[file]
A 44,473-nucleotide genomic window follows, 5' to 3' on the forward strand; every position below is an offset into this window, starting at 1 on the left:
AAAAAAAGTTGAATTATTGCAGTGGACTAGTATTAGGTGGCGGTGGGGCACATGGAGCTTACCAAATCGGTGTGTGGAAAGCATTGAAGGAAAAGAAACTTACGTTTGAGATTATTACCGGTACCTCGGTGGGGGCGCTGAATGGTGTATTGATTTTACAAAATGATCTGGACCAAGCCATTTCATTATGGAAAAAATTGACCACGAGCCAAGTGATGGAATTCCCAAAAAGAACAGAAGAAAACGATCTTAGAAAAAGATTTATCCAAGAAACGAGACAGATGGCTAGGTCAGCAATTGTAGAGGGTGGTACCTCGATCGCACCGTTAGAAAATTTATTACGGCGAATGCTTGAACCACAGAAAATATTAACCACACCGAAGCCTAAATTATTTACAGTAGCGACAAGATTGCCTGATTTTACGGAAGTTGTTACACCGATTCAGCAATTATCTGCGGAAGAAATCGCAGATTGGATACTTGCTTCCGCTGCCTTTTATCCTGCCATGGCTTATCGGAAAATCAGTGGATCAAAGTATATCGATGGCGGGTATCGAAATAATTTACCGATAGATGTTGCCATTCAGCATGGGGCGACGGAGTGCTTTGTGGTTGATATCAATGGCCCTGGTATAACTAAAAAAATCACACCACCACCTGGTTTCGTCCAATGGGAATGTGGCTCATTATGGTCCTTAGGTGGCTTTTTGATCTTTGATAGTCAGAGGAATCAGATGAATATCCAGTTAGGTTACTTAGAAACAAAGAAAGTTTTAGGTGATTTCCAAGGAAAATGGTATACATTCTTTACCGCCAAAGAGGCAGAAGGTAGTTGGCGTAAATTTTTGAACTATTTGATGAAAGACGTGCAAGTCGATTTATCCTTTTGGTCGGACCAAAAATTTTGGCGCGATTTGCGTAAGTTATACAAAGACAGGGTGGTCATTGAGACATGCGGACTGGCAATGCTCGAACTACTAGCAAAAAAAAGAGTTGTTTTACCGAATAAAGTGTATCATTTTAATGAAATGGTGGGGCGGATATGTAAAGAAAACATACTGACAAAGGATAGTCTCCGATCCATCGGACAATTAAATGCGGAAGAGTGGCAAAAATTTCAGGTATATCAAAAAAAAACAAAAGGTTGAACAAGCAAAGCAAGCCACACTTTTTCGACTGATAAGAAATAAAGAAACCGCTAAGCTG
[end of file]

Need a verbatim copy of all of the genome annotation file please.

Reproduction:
A 44,473-nucleotide genomic window follows, 5' to 3' on the forward strand; every position below is an offset into this window, starting at 1 on the left:
AAAAAAAGTTGAATTATTGCAGTGGACTAGTATTAGGTGGCGGTGGGGCACATGGAGCTTACCAAATCGGTGTGTGGAAAGCATTGAAGGAAAAGAAACTTACGTTTGAGATTATTACCGGTACCTCGGTGGGGGCGCTGAATGGTGTATTGATTTTACAAAATGATCTGGACCAAGCCATTTCATTATGGAAAAAATTGACCACGAGCCAAGTGATGGAATTCCCAAAAAGAACAGAAGAAAACGATCTTAGAAAAAGATTTATCCAAGAAACGAGACAGATGGCTAGGTCAGCAATTGTAGAGGGTGGTACCTCGATCGCACCGTTAGAAAATTTATTACGGCGAATGCTTGAACCACAGAAAATATTAACCACACCGAAGCCTAAATTATTTACAGTAGCGACAAGATTGCCTGATTTTACGGAAGTTGTTACACCGATTCAGCAATTATCTGCGGAAGAAATCGCAGATTGGATACTTGCTTCCGCTGCCTTTTATCCTGCCATGGCTTATCGGAAAATCAGTGGATCAAAGTATATCGATGGCGGGTATCGAAATAATTTACCGATAGATGTTGCCATTCAGCATGGGGCGACGGAGTGCTTTGTGGTTGATATCAATGGCCCTGGTATAACTAAAAAAATCACACCACCACCTGGTTTCGTCCAATGGGAATGTGGCTCATTATGGTCCTTAGGTGGCTTTTTGATCTTTGATAGTCAGAGGAATCAGATGAATATCCAGTTAGGTTACTTAGAAACAAAGAAAGTTTTAGGTGATTTCCAAGGAAAATGGTATACATTCTTTACCGCCAAAGAGGCAGAAGGTAGTTGGCGTAAATTTTTGAACTATTTGATGAAAGACGTGCAAGTCGATTTATCCTTTTGGTCGGACCAAAAATTTTGGCGCGATTTGCGTAAGTTATACAAAGACAGGGTGGTCATTGAGACATGCGGACTGGCAATGCTCGAACTACTAGCAAAAAAAAGAGTTGTTTTACCGAATAAAGTGTATCATTTTAATGAAATGGTGGGGCGGATATGTAAAGAAAACATACTGACAAAGGATAGTCTCCGATCCATCGGACAATTAAATGCGGAAGAGTGGCAAAAATTTCAGGTATATCAAAAAAAAACAAAAGGTTGAACAAGCAAAGCAAGCCACACTTTTTCGACTGATAAGAAATAAAGAAACCGCTAAGCTG